PROBLEM: Not knowing the nature of the problem.
WALK WITH ANOTHER
Coach-for-One means helping another to let go, to travel, and to arrive at their next destination.
The journey might be framed by macro life choices or micro work relationships. Assistance may be sought personally (I'll benefit from help), or offered corporately (you'll benefit from help).
There are many models, frameworks and methods available - often to lend credibility to the coach.
In my truth, only two things matter:
1. Work with someone who listens beyond your words, who looks beyond your non-verbal signs, who tunes in to your nuances and silences. And then holds up a mirror that helps you understand what you can't see or hear;
2. Agree a purpose and a timescale before the work starts. If you both genuinely think that there's benefit from more time, limit the extension.
The purpose of Coach-on-One is to create space and invest time from which you grow. Not be a constant revenue stream.
Coach-on-One is for you, not for me.
A Coaching Question
This story happens during an intensive, two-week development programme for one of the world’s premier professional services firms. The activities are demanding, the learning is deep - and each person receives coaching.
On Day 4 a participant (called 'T') arrives at our one-on-one meeting room. He looks as distracted as he has been since the start of the week, so I try to calm him while setting out the rules of the session:
“It’s completely confidential; we’ll use the time for your agenda; we are limited to an hour now and the same next week.”
T smiles while fidgeting, looks out of the window, looks at his hands, looks at the clock, looks at the table. Then he starts to ramble (he’s bi-lingual, yet I notice he occasionally uses non-English terms to express himself). When he reaches a pause, I repeat most of what he’s said and how he’s said it, and ask him what he thinks.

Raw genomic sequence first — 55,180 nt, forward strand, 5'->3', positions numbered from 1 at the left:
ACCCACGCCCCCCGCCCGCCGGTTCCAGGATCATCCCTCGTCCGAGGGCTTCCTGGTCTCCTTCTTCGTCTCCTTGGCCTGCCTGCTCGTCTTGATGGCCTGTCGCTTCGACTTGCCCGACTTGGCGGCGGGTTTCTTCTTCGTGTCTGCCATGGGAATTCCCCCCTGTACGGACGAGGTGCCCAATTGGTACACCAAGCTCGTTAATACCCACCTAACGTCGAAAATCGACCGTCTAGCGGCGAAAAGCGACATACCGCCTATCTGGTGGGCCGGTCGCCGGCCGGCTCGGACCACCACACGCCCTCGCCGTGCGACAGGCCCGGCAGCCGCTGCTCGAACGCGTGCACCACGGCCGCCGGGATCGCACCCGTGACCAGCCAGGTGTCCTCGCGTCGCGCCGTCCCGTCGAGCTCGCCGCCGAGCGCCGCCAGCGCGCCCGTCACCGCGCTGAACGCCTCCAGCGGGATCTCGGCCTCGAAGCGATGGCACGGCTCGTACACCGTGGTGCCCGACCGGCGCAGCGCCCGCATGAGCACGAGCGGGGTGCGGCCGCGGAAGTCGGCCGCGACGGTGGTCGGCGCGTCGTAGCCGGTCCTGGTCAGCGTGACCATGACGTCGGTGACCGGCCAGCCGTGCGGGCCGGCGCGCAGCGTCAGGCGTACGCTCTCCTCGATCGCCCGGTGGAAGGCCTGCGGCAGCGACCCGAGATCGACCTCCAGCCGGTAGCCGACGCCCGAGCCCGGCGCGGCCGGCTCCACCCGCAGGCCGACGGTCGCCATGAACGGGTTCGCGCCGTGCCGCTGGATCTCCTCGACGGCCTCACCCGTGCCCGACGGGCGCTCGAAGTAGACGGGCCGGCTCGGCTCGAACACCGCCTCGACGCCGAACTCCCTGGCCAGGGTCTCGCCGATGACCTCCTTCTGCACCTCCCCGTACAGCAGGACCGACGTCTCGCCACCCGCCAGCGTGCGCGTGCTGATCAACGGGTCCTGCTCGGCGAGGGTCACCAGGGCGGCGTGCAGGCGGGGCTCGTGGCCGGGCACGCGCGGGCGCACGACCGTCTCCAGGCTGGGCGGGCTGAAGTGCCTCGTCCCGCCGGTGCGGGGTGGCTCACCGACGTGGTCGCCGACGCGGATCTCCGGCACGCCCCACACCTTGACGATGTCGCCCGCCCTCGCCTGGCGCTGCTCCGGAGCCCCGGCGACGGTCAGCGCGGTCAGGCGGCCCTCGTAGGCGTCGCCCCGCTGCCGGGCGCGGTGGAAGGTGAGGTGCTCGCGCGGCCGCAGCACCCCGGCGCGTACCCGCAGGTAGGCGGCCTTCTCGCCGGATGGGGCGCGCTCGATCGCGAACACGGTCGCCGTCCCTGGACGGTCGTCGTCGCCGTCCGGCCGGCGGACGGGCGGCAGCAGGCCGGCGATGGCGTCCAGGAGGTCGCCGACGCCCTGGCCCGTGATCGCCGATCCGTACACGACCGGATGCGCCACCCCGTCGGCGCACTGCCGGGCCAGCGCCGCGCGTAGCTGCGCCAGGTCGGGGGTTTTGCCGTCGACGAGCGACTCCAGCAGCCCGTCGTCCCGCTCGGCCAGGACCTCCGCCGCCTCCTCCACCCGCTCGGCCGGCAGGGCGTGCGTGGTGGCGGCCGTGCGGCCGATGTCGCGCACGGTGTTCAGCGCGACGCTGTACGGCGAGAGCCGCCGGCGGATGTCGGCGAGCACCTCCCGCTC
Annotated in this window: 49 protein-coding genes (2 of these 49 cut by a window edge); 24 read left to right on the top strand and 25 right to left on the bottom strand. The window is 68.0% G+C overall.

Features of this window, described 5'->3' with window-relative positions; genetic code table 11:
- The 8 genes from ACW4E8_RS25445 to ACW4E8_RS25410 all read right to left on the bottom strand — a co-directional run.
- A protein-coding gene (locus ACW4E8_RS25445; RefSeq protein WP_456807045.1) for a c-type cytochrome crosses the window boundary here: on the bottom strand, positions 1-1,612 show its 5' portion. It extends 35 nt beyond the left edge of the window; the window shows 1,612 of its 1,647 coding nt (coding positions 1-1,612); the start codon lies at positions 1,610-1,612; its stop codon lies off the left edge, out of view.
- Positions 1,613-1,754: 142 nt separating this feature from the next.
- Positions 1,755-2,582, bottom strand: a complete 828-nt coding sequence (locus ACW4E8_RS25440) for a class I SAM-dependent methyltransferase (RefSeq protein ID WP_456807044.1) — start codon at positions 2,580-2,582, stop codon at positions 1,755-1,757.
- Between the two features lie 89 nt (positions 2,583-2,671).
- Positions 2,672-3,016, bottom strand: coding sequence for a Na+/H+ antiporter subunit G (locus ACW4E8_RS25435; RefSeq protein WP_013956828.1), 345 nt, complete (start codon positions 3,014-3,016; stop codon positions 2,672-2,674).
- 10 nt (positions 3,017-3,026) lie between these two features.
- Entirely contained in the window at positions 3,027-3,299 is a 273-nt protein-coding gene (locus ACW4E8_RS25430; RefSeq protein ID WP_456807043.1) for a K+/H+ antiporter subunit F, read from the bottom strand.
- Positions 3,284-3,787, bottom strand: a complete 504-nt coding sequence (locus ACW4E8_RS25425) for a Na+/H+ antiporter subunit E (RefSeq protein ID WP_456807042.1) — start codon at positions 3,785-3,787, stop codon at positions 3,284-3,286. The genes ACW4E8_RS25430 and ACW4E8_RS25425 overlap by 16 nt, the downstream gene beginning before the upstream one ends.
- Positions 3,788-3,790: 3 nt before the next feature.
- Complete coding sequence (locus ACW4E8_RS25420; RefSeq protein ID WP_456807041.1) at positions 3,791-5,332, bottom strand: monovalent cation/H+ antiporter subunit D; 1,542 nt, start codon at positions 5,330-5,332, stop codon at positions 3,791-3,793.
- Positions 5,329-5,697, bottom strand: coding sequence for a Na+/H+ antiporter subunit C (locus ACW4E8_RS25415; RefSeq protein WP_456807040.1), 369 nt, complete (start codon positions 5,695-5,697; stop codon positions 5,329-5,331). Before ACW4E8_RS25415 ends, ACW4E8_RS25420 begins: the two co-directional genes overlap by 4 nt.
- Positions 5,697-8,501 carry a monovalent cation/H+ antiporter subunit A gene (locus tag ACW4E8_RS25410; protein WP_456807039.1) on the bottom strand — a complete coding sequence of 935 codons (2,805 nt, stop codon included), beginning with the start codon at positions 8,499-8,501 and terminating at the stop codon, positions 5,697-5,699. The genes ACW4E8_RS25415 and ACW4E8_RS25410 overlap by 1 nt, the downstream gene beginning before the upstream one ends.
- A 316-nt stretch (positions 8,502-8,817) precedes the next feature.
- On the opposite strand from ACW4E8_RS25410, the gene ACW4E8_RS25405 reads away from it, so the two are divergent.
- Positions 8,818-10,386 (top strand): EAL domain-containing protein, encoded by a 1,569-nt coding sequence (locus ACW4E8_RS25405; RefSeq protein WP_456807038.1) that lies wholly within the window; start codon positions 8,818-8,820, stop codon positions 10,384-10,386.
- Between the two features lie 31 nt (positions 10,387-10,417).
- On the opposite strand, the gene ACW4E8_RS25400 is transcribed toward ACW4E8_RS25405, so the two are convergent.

He sits in silence, our eye contact completely focused on each other for the first time. I repeat a non-English word he’s just used, guess what it means, and use it as a hook for a question.
He smiles, smiles broadly and starts to chuckle. The chuckle becomes a laugh which, of course, is infectious. We both enjoy the moment.
Then T tells me that my translation of the word was inaccurate, but my question hits the nail on the head. “That’s it! That’s what I need to work on.” We laugh again, then he says “I’m serious. That’s the question.”
Hoping to help, hoping to be valuable, I ask him what else he needs.
“Nothing. I can see it clearly. That’s the question.”
I can take a hint and suggest that he uses the rest of the time to be on his own to reflect (it never happens when he’s at work). And I leave him to it.
Over the next ten days, we check in a couple of times at coffee breaks. When I see him in class or in breakout team he is more settled, no fidgeting.
And at the end of the programme T gives me one of the highest score I’ve ever received.
For eight minutes.
Whatever we think others will expect of us, how value actually comes into being can be very different indeed.